The above screen shots and the link to the Raising Digital Natives website show the changes in my practice in coaching teachers who are my "students". The first item is the official Network Code of Conduct that we read and explained to the children for many years. Notice that there are many restrictions and “don’ts” in the wording. We had asked teachers to post this in their classrooms. Now, in order to have teachers model and instruct with a more positive approach, I recently developed a document of positive digital citizenship lessons for teachers to use with students. This is based on an ISTE infographic. There are links to lessons that are currently being built that any teacher can access to instruct about digital citizenship in their classrooms. These lessons are being created throughout this year.
The focus that I encourage teachers to use with students has definitely evolved from a negative one to a positive one.
Section of the technology plan that explains our commitment to out 1:1 initiative; part of shared vision
Picture of the district technology plan that I worked on for the district
Section of the technology plan that explain our shared vision for tech integration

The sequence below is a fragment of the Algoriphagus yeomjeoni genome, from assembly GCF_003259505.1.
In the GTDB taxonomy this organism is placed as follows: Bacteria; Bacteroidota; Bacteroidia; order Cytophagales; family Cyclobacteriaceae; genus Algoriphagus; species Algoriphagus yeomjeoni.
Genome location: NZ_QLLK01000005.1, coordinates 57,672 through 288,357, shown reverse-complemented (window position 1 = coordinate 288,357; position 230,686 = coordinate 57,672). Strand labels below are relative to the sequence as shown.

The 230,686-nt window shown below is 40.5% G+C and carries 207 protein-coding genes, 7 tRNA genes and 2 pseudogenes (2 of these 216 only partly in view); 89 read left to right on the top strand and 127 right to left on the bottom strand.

In order to promote my vision for learning with technology I participate on many committees and teach a lot of professional development to teachers so that they can empower students with technology. I am a member of the professional development committees to encourage teachers to learn about best practices. I am the department liaison for the library department at the high school so that I can encourage all the media specialists to advocate for the students and instruct their teachers. Most importantly, I am a part of the District Technology Steering Committee which contains stakeholders including teachers, parents, and administrators. One of the primary goals of this committee is to create the state required 3 year technology plan. This plan guides the district and informs the state of what we feel are the important considerations for technology and students. So, it is our shared vision for the district.